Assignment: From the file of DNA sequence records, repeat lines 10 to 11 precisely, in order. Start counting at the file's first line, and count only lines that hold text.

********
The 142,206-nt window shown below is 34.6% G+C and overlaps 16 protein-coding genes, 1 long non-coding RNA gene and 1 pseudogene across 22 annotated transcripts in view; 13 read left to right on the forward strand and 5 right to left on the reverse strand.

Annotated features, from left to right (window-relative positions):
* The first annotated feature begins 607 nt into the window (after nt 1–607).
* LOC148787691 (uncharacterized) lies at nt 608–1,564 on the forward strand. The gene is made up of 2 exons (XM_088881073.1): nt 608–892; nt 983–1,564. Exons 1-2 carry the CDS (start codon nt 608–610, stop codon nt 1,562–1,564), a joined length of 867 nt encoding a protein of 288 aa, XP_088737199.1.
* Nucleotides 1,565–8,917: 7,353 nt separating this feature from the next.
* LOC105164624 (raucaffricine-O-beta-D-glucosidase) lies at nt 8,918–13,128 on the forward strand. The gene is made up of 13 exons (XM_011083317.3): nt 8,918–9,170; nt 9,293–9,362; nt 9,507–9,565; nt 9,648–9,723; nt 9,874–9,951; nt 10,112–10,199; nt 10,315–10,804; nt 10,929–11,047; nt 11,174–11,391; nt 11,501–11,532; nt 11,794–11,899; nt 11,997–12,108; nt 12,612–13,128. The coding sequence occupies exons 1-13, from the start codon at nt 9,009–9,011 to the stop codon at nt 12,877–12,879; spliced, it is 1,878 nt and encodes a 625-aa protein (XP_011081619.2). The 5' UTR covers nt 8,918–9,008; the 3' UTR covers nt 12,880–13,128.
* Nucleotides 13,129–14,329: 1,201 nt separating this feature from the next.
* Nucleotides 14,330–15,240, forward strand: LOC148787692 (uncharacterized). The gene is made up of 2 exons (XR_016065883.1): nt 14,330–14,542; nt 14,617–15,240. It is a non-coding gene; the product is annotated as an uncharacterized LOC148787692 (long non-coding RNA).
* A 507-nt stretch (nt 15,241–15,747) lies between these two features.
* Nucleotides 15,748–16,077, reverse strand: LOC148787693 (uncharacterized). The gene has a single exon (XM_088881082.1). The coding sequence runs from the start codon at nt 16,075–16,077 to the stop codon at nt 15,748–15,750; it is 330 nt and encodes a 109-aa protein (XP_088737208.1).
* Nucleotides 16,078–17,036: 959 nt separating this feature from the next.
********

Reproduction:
* Nucleotides 15,748–16,077, reverse strand: LOC148787693 (uncharacterized). The gene has a single exon (XM_088881082.1). The coding sequence runs from the start codon at nt 16,075–16,077 to the stop codon at nt 15,748–15,750; it is 330 nt and encodes a 109-aa protein (XP_088737208.1).
* Nucleotides 16,078–17,036: 959 nt separating this feature from the next.